On 26 March 2013, the Article 29 Working Party (Working Party) confirmed that representatives of the Working Party have met with representatives of the Asia Pacific Economic Cooperation (APEC) to develop a set of tools to facilitate transfers of personal data for multinational companies that operate both in Europe and the Asia Pacific.

The Working Party is an independent advisory body that represents data protection authorities in the European Union (EU).  APEC meanwhile plays a critical role in the Asia Pacific region by promoting a policy framework designed to ensure the continued free flow of personal information across borders while establishing protection for the privacy and security of personal information. APEC has 21 member economies, 10 of which participated in the initial meeting: Canada, Chinese Taipei, Japan, Korea, Malaysia, New Zealand, the Philippines, Singapore, Thailand and the United States.

To date, a similar approach has been taken in both the EU and the Asia Pacific region to create a system for the cross-border transfers of personal data – that of internal binding rules, approved by the relevant data protection authority:

  • Binding Corporate Rules (BCRs): BCRs have been developed in order to govern transfers of data from countries within the European Economic Area (EEA) to countries outside the EEA in compliance with the requirements of the Data Protection Directive relating to cross-border transfers. These binding internal rules (which must be approved by the relevant EU Data Protection Authorities) define a company’s policies on data transfers in order to ensure adequate safeguards for personal data transferred outside the EEA in accordance with the Directive.
  • Cross-Border Privacy Rules (CBPR): in 2012, the APEC member economies completed the development of the CBPR system for the protection of personal data to other participating APEC economies. The CBPR system requires organisations to develop their own internal business rules on cross-border privacy procedures which must be assessed as compliant with the minimum requirements of the APEC system by an APEC-recognised Accountability Agent.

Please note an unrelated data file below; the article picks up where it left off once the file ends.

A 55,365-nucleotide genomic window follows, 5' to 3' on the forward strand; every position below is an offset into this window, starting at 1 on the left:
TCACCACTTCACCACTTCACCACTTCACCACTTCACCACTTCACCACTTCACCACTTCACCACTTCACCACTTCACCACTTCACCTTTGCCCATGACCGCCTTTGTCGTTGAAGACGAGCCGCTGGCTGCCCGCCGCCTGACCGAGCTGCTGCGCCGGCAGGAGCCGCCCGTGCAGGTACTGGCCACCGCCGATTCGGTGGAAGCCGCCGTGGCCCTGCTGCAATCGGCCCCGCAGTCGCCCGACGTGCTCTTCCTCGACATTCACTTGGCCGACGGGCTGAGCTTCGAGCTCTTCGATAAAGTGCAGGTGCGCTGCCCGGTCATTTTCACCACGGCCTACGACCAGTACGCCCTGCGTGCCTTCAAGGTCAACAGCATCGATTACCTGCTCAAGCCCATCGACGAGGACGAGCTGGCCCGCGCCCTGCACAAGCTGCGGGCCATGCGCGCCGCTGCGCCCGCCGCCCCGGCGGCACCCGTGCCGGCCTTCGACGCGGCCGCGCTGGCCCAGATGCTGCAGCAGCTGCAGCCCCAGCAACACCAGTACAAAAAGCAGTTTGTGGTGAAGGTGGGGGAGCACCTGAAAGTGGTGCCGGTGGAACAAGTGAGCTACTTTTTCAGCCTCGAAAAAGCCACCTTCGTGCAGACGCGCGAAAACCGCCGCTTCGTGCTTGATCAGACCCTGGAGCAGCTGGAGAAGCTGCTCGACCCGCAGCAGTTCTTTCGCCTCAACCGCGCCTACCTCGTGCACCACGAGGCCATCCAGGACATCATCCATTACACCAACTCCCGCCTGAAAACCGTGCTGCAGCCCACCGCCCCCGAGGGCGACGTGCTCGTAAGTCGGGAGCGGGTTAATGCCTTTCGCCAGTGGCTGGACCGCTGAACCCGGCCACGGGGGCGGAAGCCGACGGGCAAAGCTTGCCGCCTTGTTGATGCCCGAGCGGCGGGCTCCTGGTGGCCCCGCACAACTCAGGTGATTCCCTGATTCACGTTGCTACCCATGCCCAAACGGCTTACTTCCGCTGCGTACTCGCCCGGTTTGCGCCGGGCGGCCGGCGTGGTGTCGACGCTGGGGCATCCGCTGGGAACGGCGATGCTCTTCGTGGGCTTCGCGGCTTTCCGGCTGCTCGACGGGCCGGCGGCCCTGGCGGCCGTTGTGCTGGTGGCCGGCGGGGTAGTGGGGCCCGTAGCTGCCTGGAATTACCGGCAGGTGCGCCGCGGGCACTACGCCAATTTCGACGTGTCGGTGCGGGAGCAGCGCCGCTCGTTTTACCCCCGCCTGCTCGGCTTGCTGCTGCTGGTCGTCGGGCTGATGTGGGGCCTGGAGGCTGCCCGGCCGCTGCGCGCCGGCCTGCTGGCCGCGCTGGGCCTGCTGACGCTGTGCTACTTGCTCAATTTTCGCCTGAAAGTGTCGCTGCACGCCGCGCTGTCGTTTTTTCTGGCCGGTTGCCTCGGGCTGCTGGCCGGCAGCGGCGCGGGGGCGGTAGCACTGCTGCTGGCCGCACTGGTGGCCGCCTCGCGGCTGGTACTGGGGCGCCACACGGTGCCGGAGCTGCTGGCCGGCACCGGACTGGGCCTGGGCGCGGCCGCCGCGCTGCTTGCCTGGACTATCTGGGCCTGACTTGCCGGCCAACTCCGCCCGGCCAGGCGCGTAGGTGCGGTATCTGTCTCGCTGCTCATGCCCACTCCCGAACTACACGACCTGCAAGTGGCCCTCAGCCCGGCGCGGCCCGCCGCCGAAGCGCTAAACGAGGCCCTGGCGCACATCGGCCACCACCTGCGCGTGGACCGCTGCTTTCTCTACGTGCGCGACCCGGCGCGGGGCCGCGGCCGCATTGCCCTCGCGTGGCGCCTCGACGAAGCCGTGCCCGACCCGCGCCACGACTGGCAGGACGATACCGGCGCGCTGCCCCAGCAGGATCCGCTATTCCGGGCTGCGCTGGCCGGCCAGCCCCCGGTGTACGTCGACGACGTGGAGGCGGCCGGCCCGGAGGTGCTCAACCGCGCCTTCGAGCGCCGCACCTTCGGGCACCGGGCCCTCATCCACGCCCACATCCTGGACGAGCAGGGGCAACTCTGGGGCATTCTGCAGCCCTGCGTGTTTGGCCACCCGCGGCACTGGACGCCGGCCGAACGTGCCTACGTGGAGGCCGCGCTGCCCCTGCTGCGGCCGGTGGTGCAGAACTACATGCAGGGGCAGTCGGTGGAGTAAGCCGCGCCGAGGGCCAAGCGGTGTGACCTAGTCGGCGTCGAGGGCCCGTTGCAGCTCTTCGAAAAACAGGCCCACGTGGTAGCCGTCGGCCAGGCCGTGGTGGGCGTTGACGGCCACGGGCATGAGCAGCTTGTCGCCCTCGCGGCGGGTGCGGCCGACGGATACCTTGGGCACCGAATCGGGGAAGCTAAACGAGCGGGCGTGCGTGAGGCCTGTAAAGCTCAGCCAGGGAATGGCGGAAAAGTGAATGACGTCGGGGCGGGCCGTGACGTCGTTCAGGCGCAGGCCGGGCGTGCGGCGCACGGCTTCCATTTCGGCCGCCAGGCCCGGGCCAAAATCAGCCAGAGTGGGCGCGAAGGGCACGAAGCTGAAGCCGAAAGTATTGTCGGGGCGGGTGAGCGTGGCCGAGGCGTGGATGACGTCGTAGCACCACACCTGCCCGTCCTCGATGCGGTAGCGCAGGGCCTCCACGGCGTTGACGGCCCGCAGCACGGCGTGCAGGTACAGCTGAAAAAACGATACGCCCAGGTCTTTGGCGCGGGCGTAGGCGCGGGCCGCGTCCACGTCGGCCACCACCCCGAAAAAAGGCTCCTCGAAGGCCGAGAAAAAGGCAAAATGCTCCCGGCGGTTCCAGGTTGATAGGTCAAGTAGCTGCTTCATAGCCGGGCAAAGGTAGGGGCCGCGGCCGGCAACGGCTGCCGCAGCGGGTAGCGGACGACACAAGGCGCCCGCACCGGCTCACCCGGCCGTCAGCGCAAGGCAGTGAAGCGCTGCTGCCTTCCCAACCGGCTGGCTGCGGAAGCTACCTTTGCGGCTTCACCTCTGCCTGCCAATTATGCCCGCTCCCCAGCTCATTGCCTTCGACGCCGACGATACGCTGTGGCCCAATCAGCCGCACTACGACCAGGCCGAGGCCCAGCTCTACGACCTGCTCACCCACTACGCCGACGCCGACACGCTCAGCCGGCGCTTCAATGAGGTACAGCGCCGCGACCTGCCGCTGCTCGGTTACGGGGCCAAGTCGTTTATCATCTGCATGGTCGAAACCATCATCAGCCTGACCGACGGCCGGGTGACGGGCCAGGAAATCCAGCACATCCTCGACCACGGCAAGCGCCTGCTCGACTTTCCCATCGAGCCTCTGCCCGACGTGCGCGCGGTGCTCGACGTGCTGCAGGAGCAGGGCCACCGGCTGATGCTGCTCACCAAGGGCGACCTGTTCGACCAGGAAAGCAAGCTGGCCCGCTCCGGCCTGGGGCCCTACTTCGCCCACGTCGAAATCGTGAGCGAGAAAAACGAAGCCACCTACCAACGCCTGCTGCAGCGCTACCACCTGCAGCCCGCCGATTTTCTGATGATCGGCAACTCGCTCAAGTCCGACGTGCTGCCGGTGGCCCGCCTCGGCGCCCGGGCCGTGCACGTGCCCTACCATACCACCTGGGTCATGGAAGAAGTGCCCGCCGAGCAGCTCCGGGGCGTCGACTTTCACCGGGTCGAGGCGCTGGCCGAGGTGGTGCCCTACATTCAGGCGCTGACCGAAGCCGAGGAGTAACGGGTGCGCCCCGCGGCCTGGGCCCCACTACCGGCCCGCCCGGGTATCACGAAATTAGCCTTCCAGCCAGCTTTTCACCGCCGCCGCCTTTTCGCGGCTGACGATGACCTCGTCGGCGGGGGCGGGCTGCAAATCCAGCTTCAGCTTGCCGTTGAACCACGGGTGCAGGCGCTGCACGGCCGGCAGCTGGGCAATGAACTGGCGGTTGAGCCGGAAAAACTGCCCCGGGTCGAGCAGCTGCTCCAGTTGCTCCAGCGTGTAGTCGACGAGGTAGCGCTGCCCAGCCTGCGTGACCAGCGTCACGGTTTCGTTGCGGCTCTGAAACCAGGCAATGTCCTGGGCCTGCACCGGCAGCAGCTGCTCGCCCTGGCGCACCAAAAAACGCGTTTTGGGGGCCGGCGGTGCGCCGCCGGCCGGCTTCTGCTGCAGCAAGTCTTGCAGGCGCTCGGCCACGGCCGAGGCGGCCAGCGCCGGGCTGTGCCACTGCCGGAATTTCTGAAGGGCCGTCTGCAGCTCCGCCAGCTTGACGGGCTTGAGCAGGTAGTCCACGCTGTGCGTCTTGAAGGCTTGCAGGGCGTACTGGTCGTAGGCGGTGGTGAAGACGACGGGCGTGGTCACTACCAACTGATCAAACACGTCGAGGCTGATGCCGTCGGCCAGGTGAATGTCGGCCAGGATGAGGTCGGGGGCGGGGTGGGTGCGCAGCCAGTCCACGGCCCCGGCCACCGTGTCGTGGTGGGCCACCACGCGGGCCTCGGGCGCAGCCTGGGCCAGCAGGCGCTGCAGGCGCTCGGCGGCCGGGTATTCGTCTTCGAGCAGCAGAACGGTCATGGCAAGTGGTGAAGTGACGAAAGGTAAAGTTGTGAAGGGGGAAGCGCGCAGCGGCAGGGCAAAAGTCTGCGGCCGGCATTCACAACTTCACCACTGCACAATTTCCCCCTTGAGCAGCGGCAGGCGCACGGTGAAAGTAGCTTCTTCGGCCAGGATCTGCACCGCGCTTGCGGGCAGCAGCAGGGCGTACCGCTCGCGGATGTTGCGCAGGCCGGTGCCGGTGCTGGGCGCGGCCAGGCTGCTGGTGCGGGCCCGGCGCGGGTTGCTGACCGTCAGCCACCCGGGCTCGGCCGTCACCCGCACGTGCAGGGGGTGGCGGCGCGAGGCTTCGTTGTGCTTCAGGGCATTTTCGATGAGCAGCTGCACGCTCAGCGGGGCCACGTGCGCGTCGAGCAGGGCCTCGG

The Working Party has recently conducted a comparative study of the CBPR and BCR systems in order to identify the similarities and differences. This study is being used as the basis of talks to develop practical tools, including a common frame of reference, for those multinational companies that have data collection and/or processing-related activities in both the EU and the Asia Pacific region. It is anticipated that a roadmap will be adopted in the upcoming months by the Working Party and APEC in order to continue their cooperation and to materialise such practical tools for use by companies doing business in these regions.

This initiative is likely to be welcomed by many multinational companies given the current limited options for transferring data from the EEA to Asian countries, especially as Canada and New Zealand are currently the only APEC member economies on the ‘White List’ of countries which the European Commission has recognised as providing adequate safeguards for the purposes of the Directive.

Link to Working Party press release: http://ec.europa.eu/justice/data-protection/article-29/press-material/press-release/art29_press_material/20130326_pr_apec_en.pdf

Link to APEC press release: http://www.apec.org/Press/News-Releases/2013/0306_data.aspx